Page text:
Will ICD-10 Solve Interoperability Problems?

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I’ve been hearing a bit of discussion about ICD-10 really helping to solve some of the problems of interoperability. Their contention is basically that ICD-10 is more precise in its description of the diagnosis and so therefore the information that is coded using ICD-10 will then provide more specific codified information that can then be rather easily shared. If you haven’t read about the transition from ICD-9 to ICD-10, here’s a good article about the transition.

In theory, this is completely accurate. If everything went as outlined, we could really get a lot of interesting information for studies and for interoperability of health data out of our ICD-10 codes.

The problem is that in reality ICD-10 is just going to cause even more problems for sharing quality data. Not because we can’t share the data. That’s a topic for a different discussion. The problem is that we’re never going to achieve quality input of diagnosis codes.

I’m not a doctor and so I’m not going to give a specific example here. However, I think all we have to do is look at the current ICD-9 diagnosing patterns. I’ve seen from first hand experience that often a doctor gets stuck searching for the right ICD-9 code. Right or wrong, they end up picking a code that may not be exactly the right code for what they’ve seen. Maybe they choose NOW (Not Otherwise Specified) instead of the specific diagnosis that would be more appropriate. Add in the complexity of diagnosis requirements for getting the most out of your insurance billing and I don’t think anyone would disagree with the assertion that ICD-9 code entry is far from accurate.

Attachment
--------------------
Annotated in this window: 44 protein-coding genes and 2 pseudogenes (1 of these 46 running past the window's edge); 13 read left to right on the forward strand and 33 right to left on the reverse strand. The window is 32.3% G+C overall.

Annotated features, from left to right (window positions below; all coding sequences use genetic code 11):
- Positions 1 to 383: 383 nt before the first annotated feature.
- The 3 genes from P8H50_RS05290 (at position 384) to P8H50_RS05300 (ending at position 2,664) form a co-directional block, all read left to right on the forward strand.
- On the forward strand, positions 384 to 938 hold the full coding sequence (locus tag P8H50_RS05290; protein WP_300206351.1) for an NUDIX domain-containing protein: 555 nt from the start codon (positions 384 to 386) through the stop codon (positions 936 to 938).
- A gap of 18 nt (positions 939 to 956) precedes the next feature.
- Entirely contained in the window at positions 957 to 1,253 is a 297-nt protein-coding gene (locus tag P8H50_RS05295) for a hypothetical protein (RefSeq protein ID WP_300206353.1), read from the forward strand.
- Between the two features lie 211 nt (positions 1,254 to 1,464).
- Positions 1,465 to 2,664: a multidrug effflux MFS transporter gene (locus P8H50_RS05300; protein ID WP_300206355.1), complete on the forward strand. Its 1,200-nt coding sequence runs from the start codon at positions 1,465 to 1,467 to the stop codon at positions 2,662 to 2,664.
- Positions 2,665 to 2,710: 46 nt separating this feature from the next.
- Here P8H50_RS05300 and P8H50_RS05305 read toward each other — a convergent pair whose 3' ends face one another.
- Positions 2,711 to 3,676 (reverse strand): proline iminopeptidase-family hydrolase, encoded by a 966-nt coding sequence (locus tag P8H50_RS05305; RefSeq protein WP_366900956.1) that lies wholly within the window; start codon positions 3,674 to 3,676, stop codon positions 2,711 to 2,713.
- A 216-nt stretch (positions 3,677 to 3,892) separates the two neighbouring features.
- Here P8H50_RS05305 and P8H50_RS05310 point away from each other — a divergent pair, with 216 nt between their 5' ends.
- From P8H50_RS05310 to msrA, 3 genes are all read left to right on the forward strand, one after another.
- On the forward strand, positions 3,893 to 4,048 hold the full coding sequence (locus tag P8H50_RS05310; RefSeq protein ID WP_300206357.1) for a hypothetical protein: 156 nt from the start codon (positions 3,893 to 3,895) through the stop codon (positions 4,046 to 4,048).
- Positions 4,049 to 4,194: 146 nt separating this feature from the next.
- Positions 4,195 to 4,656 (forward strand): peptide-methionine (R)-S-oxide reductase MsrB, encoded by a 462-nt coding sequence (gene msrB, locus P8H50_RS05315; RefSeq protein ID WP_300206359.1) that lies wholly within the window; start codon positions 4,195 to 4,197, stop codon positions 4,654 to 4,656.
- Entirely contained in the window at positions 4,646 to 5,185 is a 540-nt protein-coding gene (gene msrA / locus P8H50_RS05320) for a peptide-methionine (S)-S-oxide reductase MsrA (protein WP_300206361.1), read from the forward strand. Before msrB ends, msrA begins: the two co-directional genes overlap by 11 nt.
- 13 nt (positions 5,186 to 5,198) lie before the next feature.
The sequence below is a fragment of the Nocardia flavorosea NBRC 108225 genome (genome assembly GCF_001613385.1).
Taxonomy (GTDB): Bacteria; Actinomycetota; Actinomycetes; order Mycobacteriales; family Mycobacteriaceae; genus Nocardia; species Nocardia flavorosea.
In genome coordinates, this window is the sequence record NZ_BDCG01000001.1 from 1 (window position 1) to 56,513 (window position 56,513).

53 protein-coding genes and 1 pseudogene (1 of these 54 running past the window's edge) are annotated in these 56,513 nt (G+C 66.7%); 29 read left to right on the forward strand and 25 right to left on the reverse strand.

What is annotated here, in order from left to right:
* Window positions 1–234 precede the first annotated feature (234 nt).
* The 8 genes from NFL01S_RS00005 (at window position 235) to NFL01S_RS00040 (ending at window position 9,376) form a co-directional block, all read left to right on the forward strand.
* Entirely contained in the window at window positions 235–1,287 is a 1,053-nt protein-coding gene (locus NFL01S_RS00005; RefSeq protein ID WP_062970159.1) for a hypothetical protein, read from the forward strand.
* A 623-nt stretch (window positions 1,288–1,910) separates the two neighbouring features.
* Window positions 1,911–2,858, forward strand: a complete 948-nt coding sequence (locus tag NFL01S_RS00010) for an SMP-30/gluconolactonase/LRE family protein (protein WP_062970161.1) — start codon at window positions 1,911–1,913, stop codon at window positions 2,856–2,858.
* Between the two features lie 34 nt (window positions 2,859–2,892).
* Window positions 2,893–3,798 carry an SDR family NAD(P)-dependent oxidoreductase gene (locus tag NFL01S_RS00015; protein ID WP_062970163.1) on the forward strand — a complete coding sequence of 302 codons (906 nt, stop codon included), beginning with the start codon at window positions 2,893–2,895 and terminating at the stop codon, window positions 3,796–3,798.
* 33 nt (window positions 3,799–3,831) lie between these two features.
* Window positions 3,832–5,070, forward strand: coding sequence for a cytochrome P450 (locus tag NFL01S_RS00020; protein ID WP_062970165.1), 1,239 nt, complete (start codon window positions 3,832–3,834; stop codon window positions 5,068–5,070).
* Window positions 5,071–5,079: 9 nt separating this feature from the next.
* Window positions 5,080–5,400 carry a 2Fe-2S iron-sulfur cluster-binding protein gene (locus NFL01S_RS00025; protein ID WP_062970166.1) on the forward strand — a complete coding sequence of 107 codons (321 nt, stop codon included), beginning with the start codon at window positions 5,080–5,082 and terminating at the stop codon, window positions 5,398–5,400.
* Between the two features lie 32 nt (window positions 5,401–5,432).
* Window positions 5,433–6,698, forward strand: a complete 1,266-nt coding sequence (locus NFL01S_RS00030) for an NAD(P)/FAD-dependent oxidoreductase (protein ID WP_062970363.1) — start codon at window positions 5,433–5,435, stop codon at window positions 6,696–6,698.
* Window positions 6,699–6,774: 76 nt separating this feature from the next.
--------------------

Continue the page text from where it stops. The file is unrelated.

I’m not trying to place blame. I believe this is a chronic problem in our health system that those in the trenches have known about for years. My point here is that if we can’t get the rather “simple” set of ICD-9 codes right, then how can we ever expect the much more complex set of ICD-10 codes right?

Everyone knows the common phrase of garbage data in produces garbage data out. When we’re talking about interoperability of EHR software, doctors really have to think if they want other people’s garbage in their system.

ICD-10 really could produce some awesome information if used properly. The challenge we face is producing systems that codify the data properly so we have meaningful interoperability of healthcare data.

I Written By

John Lynn is the Founder of the HealthcareScene.com blog network which currently consists of 15 blogs containing almost 5000 articles with John having written over 2000 of the articles himself. These EMR and Healthcare IT related articles have been viewed over 9.3 million times. John also recently launched two new companies: InfluentialNetworks.com and Physia.com, and is an advisor to docBeat. John is highly involved in social media, and in addition to his blogs can also be found on Twitter: @techguy and @ehrandhit and Google Plus. Healthcare Scene can be found on Google+ as well.